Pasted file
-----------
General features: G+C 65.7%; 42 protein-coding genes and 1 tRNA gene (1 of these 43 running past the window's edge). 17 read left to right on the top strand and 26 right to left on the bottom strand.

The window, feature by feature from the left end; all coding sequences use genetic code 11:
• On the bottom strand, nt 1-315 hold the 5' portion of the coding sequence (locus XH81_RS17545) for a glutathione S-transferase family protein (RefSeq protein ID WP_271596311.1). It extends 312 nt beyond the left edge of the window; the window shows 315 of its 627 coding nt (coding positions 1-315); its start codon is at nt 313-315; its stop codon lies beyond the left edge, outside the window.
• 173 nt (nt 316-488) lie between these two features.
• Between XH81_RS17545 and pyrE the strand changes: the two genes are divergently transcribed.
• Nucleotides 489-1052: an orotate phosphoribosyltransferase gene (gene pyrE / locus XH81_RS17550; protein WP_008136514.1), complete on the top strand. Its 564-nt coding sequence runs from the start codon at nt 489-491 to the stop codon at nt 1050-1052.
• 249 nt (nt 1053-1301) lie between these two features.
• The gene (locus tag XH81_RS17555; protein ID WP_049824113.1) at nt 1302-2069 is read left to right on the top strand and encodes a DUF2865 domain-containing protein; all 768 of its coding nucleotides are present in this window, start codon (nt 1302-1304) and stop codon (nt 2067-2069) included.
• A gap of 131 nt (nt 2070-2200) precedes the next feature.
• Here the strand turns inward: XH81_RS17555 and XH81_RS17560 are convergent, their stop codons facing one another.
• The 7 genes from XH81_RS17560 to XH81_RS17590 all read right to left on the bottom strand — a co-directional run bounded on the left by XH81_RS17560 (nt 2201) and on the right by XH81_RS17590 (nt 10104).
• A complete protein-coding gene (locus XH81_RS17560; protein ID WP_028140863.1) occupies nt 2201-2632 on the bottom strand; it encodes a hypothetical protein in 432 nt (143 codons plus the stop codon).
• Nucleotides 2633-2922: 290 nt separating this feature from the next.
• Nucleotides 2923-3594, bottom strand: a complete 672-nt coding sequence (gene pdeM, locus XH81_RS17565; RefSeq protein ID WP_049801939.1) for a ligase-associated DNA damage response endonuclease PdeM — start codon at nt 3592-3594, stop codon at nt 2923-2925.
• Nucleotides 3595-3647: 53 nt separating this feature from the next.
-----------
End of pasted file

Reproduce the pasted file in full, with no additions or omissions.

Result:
General features: G+C 65.7%; 42 protein-coding genes and 1 tRNA gene (1 of these 43 running past the window's edge). 17 read left to right on the top strand and 26 right to left on the bottom strand.

The window, feature by feature from the left end; all coding sequences use genetic code 11:
• On the bottom strand, nt 1-315 hold the 5' portion of the coding sequence (locus XH81_RS17545) for a glutathione S-transferase family protein (RefSeq protein ID WP_271596311.1). It extends 312 nt beyond the left edge of the window; the window shows 315 of its 627 coding nt (coding positions 1-315); its start codon is at nt 313-315; its stop codon lies beyond the left edge, outside the window.
• 173 nt (nt 316-488) lie between these two features.
• Between XH81_RS17545 and pyrE the strand changes: the two genes are divergently transcribed.
• Nucleotides 489-1052: an orotate phosphoribosyltransferase gene (gene pyrE / locus XH81_RS17550; protein WP_008136514.1), complete on the top strand. Its 564-nt coding sequence runs from the start codon at nt 489-491 to the stop codon at nt 1050-1052.
• 249 nt (nt 1053-1301) lie between these two features.
• The gene (locus tag XH81_RS17555; protein ID WP_049824113.1) at nt 1302-2069 is read left to right on the top strand and encodes a DUF2865 domain-containing protein; all 768 of its coding nucleotides are present in this window, start codon (nt 1302-1304) and stop codon (nt 2067-2069) included.
• A gap of 131 nt (nt 2070-2200) precedes the next feature.
• Here the strand turns inward: XH81_RS17555 and XH81_RS17560 are convergent, their stop codons facing one another.
• The 7 genes from XH81_RS17560 to XH81_RS17590 all read right to left on the bottom strand — a co-directional run bounded on the left by XH81_RS17560 (nt 2201) and on the right by XH81_RS17590 (nt 10104).
• A complete protein-coding gene (locus XH81_RS17560; protein ID WP_028140863.1) occupies nt 2201-2632 on the bottom strand; it encodes a hypothetical protein in 432 nt (143 codons plus the stop codon).
• Nucleotides 2633-2922: 290 nt separating this feature from the next.
• Nucleotides 2923-3594, bottom strand: a complete 672-nt coding sequence (gene pdeM, locus XH81_RS17565; RefSeq protein ID WP_049801939.1) for a ligase-associated DNA damage response endonuclease PdeM — start codon at nt 3592-3594, stop codon at nt 2923-2925.
• Nucleotides 3595-3647: 53 nt separating this feature from the next.